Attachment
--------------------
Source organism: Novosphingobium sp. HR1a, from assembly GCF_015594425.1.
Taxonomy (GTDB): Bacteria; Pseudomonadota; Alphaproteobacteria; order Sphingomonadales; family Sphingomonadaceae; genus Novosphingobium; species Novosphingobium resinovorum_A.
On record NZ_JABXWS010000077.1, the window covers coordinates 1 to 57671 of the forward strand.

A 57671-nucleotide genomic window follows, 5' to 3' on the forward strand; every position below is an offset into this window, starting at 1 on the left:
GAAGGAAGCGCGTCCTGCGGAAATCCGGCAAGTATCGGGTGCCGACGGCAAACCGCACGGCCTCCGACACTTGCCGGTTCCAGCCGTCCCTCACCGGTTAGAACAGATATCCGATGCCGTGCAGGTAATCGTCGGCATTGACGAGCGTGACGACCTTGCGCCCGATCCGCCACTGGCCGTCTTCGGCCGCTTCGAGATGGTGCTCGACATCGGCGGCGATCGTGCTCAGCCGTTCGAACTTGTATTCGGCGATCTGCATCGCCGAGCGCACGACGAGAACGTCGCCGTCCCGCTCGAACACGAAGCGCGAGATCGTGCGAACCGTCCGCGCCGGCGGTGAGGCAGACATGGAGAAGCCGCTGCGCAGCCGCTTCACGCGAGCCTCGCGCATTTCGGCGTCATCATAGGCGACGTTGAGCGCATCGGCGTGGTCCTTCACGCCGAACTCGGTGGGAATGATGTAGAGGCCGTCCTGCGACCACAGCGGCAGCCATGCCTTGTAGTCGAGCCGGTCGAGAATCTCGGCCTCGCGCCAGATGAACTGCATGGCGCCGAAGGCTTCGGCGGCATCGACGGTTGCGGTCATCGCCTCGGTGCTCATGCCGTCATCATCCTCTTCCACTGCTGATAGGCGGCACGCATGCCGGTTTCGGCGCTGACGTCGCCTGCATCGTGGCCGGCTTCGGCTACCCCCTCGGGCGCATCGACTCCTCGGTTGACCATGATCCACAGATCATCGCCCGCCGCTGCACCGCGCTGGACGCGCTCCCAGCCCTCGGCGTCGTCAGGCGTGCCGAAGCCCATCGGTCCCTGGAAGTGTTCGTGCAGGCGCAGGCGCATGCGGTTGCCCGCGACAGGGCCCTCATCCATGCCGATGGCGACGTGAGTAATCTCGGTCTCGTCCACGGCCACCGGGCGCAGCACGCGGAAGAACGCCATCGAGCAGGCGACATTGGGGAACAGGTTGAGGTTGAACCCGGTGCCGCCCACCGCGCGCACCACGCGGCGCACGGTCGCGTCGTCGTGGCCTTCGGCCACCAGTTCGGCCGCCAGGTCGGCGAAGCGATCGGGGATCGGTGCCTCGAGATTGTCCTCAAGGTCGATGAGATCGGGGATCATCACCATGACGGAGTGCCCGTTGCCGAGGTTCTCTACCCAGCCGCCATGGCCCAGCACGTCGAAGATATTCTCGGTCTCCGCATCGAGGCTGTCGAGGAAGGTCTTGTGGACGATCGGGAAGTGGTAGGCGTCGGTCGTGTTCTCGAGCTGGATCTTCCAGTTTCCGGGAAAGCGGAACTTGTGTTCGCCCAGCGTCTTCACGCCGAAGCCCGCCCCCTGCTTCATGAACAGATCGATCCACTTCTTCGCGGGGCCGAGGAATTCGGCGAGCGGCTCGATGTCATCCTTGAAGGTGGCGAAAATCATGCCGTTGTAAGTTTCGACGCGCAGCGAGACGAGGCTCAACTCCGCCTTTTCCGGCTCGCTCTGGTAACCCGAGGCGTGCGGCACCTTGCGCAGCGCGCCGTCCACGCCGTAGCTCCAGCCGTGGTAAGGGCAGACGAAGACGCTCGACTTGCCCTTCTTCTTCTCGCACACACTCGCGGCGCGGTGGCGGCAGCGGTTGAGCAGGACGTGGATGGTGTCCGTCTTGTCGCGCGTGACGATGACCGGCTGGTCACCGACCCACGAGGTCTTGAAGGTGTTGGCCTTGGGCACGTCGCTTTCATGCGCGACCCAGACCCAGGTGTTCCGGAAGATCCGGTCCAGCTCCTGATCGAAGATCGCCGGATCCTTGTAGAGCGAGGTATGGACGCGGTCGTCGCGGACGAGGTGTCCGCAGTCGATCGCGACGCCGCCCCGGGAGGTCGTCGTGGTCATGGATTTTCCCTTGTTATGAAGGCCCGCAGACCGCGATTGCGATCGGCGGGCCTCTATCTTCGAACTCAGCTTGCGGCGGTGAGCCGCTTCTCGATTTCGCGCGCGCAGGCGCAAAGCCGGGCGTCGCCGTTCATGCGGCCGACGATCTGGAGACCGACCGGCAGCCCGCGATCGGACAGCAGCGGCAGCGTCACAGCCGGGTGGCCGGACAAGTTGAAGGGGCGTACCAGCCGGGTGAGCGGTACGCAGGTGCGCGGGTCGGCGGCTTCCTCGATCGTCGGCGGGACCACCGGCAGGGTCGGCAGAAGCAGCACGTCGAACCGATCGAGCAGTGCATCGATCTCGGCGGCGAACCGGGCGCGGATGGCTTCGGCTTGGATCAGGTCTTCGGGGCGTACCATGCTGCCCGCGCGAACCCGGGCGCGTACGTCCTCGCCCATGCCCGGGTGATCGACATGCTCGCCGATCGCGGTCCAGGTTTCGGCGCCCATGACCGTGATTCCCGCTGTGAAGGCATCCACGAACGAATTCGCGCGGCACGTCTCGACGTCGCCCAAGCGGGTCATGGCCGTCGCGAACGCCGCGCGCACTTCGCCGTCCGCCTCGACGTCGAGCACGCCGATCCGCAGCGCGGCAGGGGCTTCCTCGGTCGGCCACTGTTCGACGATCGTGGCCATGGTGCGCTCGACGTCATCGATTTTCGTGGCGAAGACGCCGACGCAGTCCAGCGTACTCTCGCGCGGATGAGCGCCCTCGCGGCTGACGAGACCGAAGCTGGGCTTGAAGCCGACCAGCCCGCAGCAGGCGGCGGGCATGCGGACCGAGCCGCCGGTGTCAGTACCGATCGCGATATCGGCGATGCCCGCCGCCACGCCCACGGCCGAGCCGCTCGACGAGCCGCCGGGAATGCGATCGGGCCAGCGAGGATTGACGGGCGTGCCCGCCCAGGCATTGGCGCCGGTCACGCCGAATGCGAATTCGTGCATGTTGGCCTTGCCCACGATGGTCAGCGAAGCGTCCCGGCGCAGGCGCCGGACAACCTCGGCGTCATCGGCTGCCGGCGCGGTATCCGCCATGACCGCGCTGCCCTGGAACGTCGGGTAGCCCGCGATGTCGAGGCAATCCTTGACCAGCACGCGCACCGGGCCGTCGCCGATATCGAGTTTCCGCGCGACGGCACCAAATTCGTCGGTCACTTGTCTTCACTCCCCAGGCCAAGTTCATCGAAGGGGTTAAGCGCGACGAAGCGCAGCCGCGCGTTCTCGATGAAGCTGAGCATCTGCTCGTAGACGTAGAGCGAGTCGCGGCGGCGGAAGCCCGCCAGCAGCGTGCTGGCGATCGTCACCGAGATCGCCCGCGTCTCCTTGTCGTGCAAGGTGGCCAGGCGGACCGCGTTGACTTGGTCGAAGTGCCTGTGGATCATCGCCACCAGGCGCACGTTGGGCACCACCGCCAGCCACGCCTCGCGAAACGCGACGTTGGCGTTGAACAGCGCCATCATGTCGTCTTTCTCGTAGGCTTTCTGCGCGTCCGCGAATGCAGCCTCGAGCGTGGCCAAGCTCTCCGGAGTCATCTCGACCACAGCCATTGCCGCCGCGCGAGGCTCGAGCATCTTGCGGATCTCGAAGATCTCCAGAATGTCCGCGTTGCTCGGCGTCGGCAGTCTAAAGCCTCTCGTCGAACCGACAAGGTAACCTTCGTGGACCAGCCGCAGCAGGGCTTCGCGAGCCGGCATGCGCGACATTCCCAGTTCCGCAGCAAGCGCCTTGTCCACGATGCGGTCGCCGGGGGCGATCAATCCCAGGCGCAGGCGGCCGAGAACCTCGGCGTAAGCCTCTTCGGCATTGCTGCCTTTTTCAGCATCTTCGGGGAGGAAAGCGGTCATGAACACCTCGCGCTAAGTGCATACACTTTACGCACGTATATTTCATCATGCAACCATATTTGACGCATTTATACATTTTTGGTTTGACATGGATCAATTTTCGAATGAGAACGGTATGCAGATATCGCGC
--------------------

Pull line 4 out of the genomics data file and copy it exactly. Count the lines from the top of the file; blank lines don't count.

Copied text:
A 57671-nucleotide genomic window follows, 5' to 3' on the forward strand; every position below is an offset into this window, starting at 1 on the left: